Why Jeff Sessions Won’t Quit

The attorney general intends to deter immigration at all costs—even if that means abducting children.

WASHINGTON, DC - MAY 15: Attorney General Jeff Sessions listens as President Donald Trump delivers remarks at the 37th Annual National Peace Officers' Memorial Service at the U.S. Capitol Building on May 15, 2018 in Washington, D.C. (Photo by Kevin Dietsch-Pool/Getty Images)
Attorney General Jeff Sessions listens as President Trump delivers remarks at the 37th Annual National Peace Officers’ Memorial Service at the U.S. Capitol on May 15 in Washington. Kevin Dietsch–Pool/Getty Images

As a candidate for president, Donald Trump promised “zero tolerance for criminal aliens.” He didn’t give details, but he implied harsh treatment. “They’re going out. They’re going out fast.”

We can now see what he meant. To deter migrants, the United States government under Trump is separating families, taking children from parents in a considered system of deliberate cruelty. And advancing that approach is his attorney general, Jeff Sessions.

A longtime opponent of illegal immigration, Sessions has taken the president’s edicts and attitudes—his clear hostility to Hispanic immigrants of all stripes—and turned them into action, from ending programs that gave legal assistance to immigrants in detention centers to efforts that make immigration courts even more hostile to defendants. If Sessions tolerates Trump’s abuse and opprobrium—if he refuses to resign under pressure from the president—it’s because he remains committed to this agenda above everything else. This—keeping immigrants out of the country even if it means taking their children—is the point.

The attorney general announced this new policy in May during a speech in San Diego. “I have put in place a ‘zero tolerance’ policy for illegal entry on our Southwest border. If you cross this border unlawfully, then we will prosecute you … If you are smuggling a child, then we will prosecute you and that child will be separated from you as required by law,” he said.

The word smuggling suggests something illicit. In reality, many of those crossing are seeking asylum with their families. And seizing children looks as monstrous as one might imagine. The New York Times describes the “heartache” of a 5-year-old boy who was separated from his father after they were arrested at the U.S border in El Paso, Texas.

The first few nights, he cried himself to sleep. Then it turned into “just moaning and moaning,” said Janice, his foster mother. He recently slept through the night for the first time, though he still insists on tucking the family pictures under his pillow.

According to the Washington Post, one father was so distraught after Border Patrol agents took his wife and 3-year-old son that he killed himself while in detention. And a recent story from the Boston Globe looks out at a “burgeoning population of dislocated and frightened children, held in makeshift detention centers near the border … or scattered in shelters and foster homes across the country.”

For Sessions, this is the government doing its job. “If people don’t want to be separated from their children, they should not bring them with them,” said Sessions in a recent interview with conservative pundit Hugh Hewitt, defending the policy. “We’ve got to get this message out. You’re not given immunity. You have to, you will be prosecuted if you bring, if you come illegally. And if you bring children, you’ll still be prosecuted.” And while defenders of Sessions (and the president) might point to the word illegally to downplay the cruelty of family separation, the attorney general is a known skeptic of even legal asylum claims. For him, “illegal entry” includes asylum-seekers, despite federal and international laws that give them the legal right to seek help at the country’s borders. Moreover, as Slate’s Jeremy Stahl has written and as the ACLU is currently asserting in federal court, it’s the child-abduction policy itself that is likely illegal.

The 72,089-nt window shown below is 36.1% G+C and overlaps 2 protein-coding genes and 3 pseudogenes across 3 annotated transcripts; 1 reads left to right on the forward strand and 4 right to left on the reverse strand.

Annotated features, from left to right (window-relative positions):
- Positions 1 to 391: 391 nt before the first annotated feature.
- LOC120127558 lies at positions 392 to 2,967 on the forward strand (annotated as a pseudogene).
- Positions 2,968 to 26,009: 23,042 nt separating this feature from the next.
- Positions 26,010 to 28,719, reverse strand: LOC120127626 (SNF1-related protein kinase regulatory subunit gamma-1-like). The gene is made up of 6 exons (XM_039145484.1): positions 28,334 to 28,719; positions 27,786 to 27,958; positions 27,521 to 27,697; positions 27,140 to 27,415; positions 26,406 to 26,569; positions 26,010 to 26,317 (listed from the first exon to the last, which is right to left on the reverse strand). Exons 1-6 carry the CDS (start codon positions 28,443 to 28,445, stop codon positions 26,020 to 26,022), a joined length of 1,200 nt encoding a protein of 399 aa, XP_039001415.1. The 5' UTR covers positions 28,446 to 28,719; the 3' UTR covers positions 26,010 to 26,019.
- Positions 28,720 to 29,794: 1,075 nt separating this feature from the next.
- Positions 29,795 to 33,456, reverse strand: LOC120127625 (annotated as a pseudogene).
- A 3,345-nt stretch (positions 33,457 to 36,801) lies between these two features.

Those migrants lose their children, with little to no knowledge of when they’ll see them. “A public defender in [McAllen, Texas] says some migrants are told their kids are going to be taken away briefly to bathe, and then it dawns on them hours later they aren’t coming back,” reports Liz Goodwin for the Globe. “Parents have been given a flyer with the wrong number to call the government to find out where their kids are. Last week, the number was corrected on a scrawled, hand-written note.”

Jeff Sessions brought his grandchildren to his confirmation hearing last January. He introduced them and even held one while members of the Senate Judiciary Committee spoke. In his interview with the attorney general, Hugh Hewitt referenced them, asking, “Can you imagine your grandchildren separated from your children … and the impact on them of that?” Sessions replied: “[T]he United States can’t be a total guarantor that every parent who comes to the country unlawfully with a child is guaranteed that they won’t be, is guaranteed that they will be able to have their hand on that child the entire time. That’s just not the way it works.”

During his speech announcing his “zero tolerance” policy, Sessions framed his actions as reflecting the will of the public. “For decades, the American people have been pleading with our elected representatives for a lawful system of immigration that serves the national interest—a system we can be proud of.”

It seems this system—where countless parents face the pain and terror of losing their children with no knowledge of when they’ll return—is what he has in mind.